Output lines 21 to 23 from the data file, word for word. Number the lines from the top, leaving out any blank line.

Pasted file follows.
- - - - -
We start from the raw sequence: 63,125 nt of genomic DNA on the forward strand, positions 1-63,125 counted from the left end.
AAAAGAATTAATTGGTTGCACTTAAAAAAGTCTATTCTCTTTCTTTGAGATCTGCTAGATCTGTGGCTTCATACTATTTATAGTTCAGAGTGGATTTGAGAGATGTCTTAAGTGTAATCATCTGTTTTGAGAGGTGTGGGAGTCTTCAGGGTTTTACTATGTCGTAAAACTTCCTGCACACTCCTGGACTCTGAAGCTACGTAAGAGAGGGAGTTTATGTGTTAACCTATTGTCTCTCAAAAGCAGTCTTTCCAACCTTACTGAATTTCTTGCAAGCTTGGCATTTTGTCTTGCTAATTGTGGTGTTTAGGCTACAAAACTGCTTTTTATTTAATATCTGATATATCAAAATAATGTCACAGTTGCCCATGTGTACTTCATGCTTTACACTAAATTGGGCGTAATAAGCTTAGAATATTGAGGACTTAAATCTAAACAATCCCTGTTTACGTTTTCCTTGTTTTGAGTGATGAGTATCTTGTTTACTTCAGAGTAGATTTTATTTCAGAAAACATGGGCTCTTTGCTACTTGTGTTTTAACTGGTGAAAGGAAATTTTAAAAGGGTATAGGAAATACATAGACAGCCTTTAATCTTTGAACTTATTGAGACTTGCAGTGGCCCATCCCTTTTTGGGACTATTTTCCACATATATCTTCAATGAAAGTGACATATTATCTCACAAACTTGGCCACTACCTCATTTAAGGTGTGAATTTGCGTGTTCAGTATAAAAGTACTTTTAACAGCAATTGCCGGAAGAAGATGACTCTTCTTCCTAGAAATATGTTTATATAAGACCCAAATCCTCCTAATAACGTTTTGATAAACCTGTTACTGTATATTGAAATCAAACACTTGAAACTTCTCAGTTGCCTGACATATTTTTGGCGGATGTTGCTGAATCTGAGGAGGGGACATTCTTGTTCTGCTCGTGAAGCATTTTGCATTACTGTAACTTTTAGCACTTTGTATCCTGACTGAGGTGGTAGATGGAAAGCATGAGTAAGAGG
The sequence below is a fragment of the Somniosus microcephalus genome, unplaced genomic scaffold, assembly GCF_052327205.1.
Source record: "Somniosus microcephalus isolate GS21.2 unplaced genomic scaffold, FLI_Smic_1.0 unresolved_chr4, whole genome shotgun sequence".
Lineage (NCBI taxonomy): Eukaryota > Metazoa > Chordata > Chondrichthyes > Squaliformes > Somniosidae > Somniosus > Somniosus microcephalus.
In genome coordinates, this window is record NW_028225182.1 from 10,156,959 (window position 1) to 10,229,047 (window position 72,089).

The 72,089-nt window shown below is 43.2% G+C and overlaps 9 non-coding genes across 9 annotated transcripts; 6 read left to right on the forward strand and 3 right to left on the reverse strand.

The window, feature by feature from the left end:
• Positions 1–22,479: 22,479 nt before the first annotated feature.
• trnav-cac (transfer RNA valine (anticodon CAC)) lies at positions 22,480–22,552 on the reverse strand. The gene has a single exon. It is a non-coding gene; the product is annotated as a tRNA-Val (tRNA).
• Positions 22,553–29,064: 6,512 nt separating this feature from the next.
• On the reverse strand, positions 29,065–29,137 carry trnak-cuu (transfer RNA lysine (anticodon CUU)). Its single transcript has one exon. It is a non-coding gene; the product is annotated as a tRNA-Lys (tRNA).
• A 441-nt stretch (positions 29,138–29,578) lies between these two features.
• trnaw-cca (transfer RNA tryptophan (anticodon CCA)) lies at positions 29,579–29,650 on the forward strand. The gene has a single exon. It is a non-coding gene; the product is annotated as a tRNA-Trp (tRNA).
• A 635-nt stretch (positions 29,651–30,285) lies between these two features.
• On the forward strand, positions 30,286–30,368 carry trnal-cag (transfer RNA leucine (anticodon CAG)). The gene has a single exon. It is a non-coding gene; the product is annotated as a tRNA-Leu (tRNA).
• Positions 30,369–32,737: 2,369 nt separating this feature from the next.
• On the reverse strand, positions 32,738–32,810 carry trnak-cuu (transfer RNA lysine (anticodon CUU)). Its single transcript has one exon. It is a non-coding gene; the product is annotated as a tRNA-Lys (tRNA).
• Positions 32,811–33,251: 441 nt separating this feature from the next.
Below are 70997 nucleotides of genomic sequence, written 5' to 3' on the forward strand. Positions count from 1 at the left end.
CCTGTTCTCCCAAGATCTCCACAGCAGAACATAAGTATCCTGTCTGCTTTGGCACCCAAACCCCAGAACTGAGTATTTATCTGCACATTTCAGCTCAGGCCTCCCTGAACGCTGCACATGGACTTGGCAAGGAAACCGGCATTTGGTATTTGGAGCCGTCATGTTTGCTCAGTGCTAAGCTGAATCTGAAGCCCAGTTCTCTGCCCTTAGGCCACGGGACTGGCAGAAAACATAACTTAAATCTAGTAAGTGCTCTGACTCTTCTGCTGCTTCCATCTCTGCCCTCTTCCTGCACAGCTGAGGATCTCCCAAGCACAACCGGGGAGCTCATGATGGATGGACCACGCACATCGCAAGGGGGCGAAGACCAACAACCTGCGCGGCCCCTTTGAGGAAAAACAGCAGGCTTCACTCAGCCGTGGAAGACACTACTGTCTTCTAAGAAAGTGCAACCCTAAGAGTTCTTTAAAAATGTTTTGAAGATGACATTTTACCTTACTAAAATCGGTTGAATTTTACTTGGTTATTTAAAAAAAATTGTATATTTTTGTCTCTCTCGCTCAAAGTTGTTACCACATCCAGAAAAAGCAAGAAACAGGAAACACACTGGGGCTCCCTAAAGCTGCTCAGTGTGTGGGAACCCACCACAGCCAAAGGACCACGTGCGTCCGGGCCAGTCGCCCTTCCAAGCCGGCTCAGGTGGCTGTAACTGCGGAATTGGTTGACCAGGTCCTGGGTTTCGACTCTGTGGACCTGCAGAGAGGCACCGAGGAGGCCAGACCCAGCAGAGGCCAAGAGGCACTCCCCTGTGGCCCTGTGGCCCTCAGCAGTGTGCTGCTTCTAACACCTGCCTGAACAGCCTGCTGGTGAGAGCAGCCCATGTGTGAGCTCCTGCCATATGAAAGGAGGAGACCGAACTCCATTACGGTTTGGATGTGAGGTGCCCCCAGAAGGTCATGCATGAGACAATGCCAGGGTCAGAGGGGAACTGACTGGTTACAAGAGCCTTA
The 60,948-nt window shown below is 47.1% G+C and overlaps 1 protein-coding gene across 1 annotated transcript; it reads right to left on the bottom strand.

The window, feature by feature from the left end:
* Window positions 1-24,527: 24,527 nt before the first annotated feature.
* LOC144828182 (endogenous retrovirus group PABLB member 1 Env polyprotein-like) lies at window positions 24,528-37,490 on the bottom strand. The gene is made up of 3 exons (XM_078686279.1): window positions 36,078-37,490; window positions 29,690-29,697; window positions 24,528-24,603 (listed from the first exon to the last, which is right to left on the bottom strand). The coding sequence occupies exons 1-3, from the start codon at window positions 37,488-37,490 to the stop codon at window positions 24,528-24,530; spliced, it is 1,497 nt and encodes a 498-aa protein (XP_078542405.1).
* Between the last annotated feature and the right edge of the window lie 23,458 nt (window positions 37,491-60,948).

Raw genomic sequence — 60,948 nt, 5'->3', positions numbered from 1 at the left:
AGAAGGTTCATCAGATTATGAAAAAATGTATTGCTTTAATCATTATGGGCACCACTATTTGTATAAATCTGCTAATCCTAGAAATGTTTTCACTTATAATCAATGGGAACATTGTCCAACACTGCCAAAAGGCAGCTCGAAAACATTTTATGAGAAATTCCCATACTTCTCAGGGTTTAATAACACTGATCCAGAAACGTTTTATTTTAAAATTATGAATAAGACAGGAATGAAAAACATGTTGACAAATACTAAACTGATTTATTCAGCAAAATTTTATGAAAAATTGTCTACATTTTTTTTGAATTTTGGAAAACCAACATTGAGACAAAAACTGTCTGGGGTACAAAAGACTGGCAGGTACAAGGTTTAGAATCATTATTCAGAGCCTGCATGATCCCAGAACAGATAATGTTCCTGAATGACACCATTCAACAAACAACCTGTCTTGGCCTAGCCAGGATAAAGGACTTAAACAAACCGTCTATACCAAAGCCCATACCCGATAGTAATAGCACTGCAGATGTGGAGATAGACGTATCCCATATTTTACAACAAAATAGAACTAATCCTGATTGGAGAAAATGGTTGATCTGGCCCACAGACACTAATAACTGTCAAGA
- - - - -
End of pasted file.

CCTGTTCTCCCAAGATCTCCACAGCAGAACATAAGTATCCTGTCTGCTTTGGCACCCAAACCCCAGAACTGAGTATTTATCTGCACATTTCAGCTCAGGCCTCCCTGAACGCTGCACATGGACTTGGCAAGGAAACCGGCATTTGGTATTTGGAGCCGTCATGTTTGCTCAGTGCTAAGCTGAATCTGAAGCCCAGTTCTCTGCCCTTAGGCCACGGGACTGGCAGAAAACATAACTTAAATCTAGTAAGTGCTCTGACTCTTCTGCTGCTTCCATCTCTGCCCTCTTCCTGCACAGCTGAGGATCTCCCAAGCACAACCGGGGAGCTCATGATGGATGGACCACGCACATCGCAAGGGGGCGAAGACCAACAACCTGCGCGGCCCCTTTGAGGAAAAACAGCAGGCTTCACTCAGCCGTGGAAGACACTACTGTCTTCTAAGAAAGTGCAACCCTAAGAGTTCTTTAAAAATGTTTTGAAGATGACATTTTACCTTACTAAAATCGGTTGAATTTTACTTGGTTATTTAAAAAAAATTGTATATTTTTGTCTCTCTCGCTCAAAGTTGTTACCACATCCAGAAAAAGCAAGAAACAGGAAACACACTGGGGCTCCCTAAAGCTGCTCAGTGTGTGGGAACCCACCACAGCCAAAGGACCACGTGCGTCCGGGCCAGTCGCCCTTCCAAGCCGGCTCAGGTGGCTGTAACTGCGGAATTGGTTGACCAGGTCCTGGGTTTCGACTCTGTGGACCTGCAGAGAGGCACCGAGGAGGCCAGACCCAGCAGAGGCCAAGAGGCACTCCCCTGTGGCCCTGTGGCCCTCAGCAGTGTGCTGCTTCTAACACCTGCCTGAACAGCCTGCTGGTGAGAGCAGCCCATGTGTGAGCTCCTGCCATATGAAAGGAGGAGACCGAACTCCATTACGGTTTGGATGTGAGGTGCCCCCAGAAGGTCATGCATGAGACAATGCCAGGGTCAGAGGGGAACTGACTGGTTACAAGAGCCTTA
The 60,948-nt window shown below is 47.1% G+C and overlaps 1 protein-coding gene across 1 annotated transcript; it reads right to left on the bottom strand.

The window, feature by feature from the left end: